Psychosocial Nursing Diagnosis & Care Plan

Psychosocial diagnoses refer to the psychological, emotional, social, and spiritual aspects of nursing care. Interruptions in relationships, grieving, coping, and parenting can complicate physical illnesses, as well as vice versa. Psychosocial nursing diagnoses are just as important for the nurse to recognize as other diagnoses as alterations in these areas can potentially lengthen illnesses and worsen outcomes. 

The Nursing Process  

A large component of holistic nursing care is evaluating the psychosocial needs of patients and intervening appropriately. Therapeutic communication is an important skill for nurses to master to build a rapport with patients and provide necessary interventions to improve their quality of life.  

Psychosocial Nursing Care Plans 

Chronic Low Self-Esteem Care Plan 

Patients may have long-standing negative beliefs or feelings about themselves.  

Additional/related nursing diagnoses: 

  • Situational low self-esteem 
  • Risk for situational low self-esteem 
  • Readiness for enhanced self-concept 
  • Disturbed body image 
  • Hopelessness/Powerlessness 

Related to: 

  • Chronic physical conditions or mental illness 
  • Functional impairments 
  • Loss (health status, independence, cognition) 
  • Lack of support system, abandonment 
  • Lack of success with life choices 
  • Inability to maintain relationships 

As evidenced by: 

  • Verbalizes negative self-talk 
  • Rejects positive feedback 
  • Exaggerates negative self-worth (“I’m a failure” “No one cares about me”) 
  • Nonassertive, passive, indecisive 
  • Hesitant to try new things 

Expected Outcomes: 

  • Patient will verbalize reasons for low self-esteem 
  • Patient will incorporate two techniques to improve self-esteem 
  • Patient will verbalize feeling a sense of increased self-worth 

Chronic Low Self-Esteem Assessment

1. Determine specific causes for low self-esteem.
Though the patient’s lack of self-esteem is chronic, assess current and past factors affecting their self-concept such as past abuse or neglect from family, bullying from peers, etc. along with the compounding effect of current physical illnesses or social isolation. Take into account the client’s age and developmental level.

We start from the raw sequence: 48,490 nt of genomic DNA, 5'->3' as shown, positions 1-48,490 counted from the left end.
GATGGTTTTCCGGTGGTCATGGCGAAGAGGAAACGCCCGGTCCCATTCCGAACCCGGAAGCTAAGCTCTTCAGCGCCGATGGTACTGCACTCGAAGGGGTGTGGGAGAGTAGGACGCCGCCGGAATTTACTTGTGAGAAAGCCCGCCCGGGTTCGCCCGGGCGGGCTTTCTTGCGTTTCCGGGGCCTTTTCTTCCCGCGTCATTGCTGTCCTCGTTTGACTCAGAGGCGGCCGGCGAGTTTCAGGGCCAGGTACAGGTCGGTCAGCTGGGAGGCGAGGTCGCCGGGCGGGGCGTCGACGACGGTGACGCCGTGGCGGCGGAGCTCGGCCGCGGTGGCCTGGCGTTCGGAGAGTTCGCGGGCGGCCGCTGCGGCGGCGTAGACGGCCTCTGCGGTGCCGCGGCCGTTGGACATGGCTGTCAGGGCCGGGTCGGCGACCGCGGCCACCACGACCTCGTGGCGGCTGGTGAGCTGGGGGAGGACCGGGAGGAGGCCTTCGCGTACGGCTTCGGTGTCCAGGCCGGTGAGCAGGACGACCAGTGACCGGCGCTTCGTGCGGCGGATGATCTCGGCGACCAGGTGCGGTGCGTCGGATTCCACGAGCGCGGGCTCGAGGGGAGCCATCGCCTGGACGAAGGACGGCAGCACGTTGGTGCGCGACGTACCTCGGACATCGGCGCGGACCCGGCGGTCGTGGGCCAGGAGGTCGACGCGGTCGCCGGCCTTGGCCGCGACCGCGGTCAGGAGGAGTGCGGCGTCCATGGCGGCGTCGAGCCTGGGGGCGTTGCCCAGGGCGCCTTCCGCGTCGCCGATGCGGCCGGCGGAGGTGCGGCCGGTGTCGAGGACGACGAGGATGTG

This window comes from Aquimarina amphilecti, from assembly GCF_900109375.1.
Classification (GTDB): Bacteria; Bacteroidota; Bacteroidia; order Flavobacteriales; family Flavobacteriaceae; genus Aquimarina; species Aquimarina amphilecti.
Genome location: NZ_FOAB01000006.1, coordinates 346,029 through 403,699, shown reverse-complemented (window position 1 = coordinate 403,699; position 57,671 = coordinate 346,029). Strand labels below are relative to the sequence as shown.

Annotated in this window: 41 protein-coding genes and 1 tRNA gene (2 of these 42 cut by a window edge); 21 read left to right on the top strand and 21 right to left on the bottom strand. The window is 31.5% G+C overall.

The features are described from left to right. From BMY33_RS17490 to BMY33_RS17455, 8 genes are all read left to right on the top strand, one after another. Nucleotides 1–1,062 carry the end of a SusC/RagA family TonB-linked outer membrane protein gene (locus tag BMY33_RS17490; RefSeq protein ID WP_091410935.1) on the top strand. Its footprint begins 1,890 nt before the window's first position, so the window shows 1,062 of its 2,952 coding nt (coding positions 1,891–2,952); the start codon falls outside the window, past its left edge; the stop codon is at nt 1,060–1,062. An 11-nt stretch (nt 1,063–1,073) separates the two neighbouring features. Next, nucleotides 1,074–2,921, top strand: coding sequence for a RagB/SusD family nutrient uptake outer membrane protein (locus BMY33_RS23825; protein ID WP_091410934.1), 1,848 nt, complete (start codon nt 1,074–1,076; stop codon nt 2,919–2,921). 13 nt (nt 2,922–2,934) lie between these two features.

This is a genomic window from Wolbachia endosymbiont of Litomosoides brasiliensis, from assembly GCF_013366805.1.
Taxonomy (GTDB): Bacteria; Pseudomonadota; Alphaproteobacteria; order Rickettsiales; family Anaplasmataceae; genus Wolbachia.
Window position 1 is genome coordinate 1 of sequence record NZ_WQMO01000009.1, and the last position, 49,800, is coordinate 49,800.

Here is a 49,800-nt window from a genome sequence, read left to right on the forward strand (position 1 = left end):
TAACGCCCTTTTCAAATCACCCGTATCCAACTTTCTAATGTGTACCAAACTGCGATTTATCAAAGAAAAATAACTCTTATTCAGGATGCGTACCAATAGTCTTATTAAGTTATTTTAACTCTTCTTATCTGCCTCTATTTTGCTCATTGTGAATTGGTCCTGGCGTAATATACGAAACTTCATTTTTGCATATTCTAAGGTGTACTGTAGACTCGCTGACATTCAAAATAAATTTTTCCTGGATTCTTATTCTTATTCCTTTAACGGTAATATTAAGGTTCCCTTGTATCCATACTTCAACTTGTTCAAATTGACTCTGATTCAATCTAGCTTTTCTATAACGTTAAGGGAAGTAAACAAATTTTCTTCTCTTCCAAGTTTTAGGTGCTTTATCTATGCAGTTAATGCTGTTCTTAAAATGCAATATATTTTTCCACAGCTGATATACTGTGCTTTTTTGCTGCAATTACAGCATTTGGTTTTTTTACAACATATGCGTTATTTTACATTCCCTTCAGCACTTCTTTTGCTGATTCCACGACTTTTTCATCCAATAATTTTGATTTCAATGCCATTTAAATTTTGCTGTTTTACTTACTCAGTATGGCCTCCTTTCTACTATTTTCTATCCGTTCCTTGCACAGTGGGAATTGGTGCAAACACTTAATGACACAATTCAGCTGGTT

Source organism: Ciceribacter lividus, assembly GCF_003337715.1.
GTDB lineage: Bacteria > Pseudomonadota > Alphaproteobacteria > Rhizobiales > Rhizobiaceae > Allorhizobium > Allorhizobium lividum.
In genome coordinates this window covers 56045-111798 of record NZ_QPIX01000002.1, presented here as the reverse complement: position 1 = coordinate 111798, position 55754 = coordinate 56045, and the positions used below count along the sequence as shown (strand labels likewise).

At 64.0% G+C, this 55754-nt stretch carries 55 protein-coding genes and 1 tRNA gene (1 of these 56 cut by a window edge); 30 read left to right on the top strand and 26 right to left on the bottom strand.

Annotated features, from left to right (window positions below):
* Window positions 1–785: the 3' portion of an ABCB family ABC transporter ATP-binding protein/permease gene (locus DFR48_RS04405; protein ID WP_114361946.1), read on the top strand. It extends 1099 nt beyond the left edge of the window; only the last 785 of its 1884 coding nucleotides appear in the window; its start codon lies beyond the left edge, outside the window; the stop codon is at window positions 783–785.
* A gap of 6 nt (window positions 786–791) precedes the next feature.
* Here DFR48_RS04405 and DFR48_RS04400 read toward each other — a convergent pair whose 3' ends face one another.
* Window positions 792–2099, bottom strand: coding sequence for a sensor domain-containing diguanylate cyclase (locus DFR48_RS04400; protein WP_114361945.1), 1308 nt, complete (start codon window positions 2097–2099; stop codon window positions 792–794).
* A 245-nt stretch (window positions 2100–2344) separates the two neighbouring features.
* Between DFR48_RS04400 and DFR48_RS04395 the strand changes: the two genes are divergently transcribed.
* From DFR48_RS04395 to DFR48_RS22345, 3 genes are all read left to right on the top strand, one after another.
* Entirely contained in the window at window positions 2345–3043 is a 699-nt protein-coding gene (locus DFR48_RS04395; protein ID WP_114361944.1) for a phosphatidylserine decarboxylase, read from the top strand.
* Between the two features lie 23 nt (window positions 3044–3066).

2. Assess contents of negative beliefs.
Have the patient describe how they view themselves as well as how they think others view them. The nurse may be able to redirect misconceptions.

3. Identify family or social support.
Assess for any family, friends, or other support systems such as co-workers that may be a contributing source of low self-esteem or a positive influence.

Chronic Low Self-Esteem Interventions

1. Develop a therapeutic relationship.
Maintain open communication, actively listen, and do not downplay or dismiss the patient’s statements or perceptions.

2. Discuss and confront misconceptions.
An outside perspective may aid the patient in recognizing their self-limiting beliefs. The nurse can confront the patient’s negative self-talk, their distortions in thinking, and help the patient realize they are focusing on the negative and worst-case scenarios instead of allowing the opportunity for change.

3. Model positive behavior and assist with goal setting.
The nurse can prevent the patient from ruminating on negative concepts by engaging in positive conversations, offering the patient simple decisions, and helping them set and achieve goals. This can increase the patient’s sense of self-esteem in their abilities.

4. Refer to resources and counseling.
Chronic low self-esteem may require the help of a mental health professional. Other resources depending on the causes of low self-esteem may include employment assistance or life coaching.


Caregiver Role Strain Care Plan 

Caregivers may feel burdened with their role due to their personal physical or mental difficulties, or those of the person they are providing care to. 

Additional/related nursing diagnoses: 

  • Risk for caregiver role strain 
  • Impaired parenting 
  • Readiness for enhanced parenting 
  • Ineffective role performance 
  • Interrupted family processes 

Related to: 

  • Chronic illness of caregiver 
  • Increasing care needs 
  • Unpredictable illness course 
  • Inexperience with caregiving  
  • Complex activities (tube feeding administration, tracheostomy care, etc.) 
  • Psychological or cognitive disabilities 
  • Lack of respite support 
  • Multiple role commitments  
  • Family relationship dysfunction 
  • Inadequate equipment or transportation 
  • Insufficient finances 
  • Knowledge deficit regarding access to resources 

As evidenced by: 

  • Caregiver verbalizes inadequacy or apprehension in providing care 
  • Caregiver or care receiver suffering a decline in health status 
  • Unable to meet responsibilities of other roles (workplace, parenting) 
  • Lack of personal or leisure time 
  • Preoccupation with care routine and tasks 

Expected Outcome: 

  • Caregiver will identify and utilize resources available to support the caregiver 
  • Caregiver will institute two boundaries to manage caregiving with other responsibilities 
  • Caregiver will report an improved sense of caregiving abilities 

Caregiver Role Strain Assessment

1. Assess caregiver’s self-care.